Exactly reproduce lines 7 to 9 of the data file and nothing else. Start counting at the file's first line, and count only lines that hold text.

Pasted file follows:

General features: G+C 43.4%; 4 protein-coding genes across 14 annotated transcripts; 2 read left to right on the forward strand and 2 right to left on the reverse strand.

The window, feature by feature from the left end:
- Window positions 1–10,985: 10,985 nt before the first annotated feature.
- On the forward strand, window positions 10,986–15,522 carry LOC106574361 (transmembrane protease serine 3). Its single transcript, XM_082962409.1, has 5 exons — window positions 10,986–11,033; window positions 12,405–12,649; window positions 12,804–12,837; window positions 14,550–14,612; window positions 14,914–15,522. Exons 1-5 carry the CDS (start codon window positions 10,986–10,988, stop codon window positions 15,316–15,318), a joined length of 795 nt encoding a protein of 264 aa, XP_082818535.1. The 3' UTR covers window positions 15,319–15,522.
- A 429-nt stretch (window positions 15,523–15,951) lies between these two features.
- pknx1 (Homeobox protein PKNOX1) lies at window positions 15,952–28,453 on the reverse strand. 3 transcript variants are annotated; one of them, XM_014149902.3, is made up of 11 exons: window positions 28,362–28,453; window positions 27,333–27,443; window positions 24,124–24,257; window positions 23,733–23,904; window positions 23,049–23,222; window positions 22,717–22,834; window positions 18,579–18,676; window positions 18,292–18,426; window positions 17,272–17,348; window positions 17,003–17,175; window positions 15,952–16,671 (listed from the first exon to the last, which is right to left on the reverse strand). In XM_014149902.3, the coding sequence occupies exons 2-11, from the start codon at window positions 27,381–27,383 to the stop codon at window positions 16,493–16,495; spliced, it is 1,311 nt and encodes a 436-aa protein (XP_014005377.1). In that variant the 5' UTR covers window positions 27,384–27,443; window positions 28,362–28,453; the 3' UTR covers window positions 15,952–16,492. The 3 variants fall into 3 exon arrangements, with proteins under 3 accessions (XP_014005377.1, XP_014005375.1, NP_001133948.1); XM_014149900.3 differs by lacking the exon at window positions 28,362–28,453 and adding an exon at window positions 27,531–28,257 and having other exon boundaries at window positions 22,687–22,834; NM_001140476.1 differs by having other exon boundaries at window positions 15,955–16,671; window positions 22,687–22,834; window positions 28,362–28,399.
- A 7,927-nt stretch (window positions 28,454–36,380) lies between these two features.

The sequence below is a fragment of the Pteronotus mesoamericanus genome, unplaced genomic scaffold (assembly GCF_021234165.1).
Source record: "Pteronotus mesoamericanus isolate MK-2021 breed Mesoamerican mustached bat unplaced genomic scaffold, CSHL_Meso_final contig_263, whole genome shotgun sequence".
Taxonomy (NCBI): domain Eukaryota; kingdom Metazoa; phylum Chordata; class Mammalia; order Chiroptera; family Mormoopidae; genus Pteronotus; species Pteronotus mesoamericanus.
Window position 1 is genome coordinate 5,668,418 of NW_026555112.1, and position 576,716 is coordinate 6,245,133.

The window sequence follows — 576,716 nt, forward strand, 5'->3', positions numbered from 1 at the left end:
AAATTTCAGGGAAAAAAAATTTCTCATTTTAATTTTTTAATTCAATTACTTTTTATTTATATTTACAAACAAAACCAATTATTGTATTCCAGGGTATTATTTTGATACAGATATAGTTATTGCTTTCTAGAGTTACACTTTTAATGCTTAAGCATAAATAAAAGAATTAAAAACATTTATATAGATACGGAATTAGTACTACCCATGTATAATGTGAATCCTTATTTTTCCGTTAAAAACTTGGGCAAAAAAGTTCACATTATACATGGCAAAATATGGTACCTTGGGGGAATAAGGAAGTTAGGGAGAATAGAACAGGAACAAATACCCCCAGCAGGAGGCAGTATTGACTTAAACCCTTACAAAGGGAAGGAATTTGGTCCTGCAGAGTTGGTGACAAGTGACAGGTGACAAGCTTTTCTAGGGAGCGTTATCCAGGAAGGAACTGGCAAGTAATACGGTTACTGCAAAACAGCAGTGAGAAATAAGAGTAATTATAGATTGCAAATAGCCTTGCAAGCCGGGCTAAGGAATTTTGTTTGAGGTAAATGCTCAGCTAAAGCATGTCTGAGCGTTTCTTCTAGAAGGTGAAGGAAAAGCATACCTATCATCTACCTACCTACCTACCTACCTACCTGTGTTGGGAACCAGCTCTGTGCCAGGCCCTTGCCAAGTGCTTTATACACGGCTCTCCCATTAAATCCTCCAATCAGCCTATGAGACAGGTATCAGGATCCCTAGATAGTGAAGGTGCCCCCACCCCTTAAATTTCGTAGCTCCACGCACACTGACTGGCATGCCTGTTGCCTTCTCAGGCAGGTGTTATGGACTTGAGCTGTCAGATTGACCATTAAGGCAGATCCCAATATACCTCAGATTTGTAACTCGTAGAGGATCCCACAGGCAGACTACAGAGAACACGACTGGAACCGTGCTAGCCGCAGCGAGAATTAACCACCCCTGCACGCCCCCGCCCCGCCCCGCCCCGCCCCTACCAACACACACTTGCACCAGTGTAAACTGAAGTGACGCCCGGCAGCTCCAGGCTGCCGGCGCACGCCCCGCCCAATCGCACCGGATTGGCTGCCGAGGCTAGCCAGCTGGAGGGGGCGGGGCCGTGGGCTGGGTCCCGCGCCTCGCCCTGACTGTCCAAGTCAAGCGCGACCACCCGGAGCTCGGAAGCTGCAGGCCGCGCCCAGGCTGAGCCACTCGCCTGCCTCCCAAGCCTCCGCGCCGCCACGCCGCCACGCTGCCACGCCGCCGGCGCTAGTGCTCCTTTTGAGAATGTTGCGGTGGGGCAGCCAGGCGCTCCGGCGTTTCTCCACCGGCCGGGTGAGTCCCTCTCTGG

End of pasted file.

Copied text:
- A 7,927-nt stretch (window positions 28,454–36,380) lies between these two features.

The sequence below is a fragment of the Pteronotus mesoamericanus genome, unplaced genomic scaffold (assembly GCF_021234165.1).
Source record: "Pteronotus mesoamericanus isolate MK-2021 breed Mesoamerican mustached bat unplaced genomic scaffold, CSHL_Meso_final contig_263, whole genome shotgun sequence".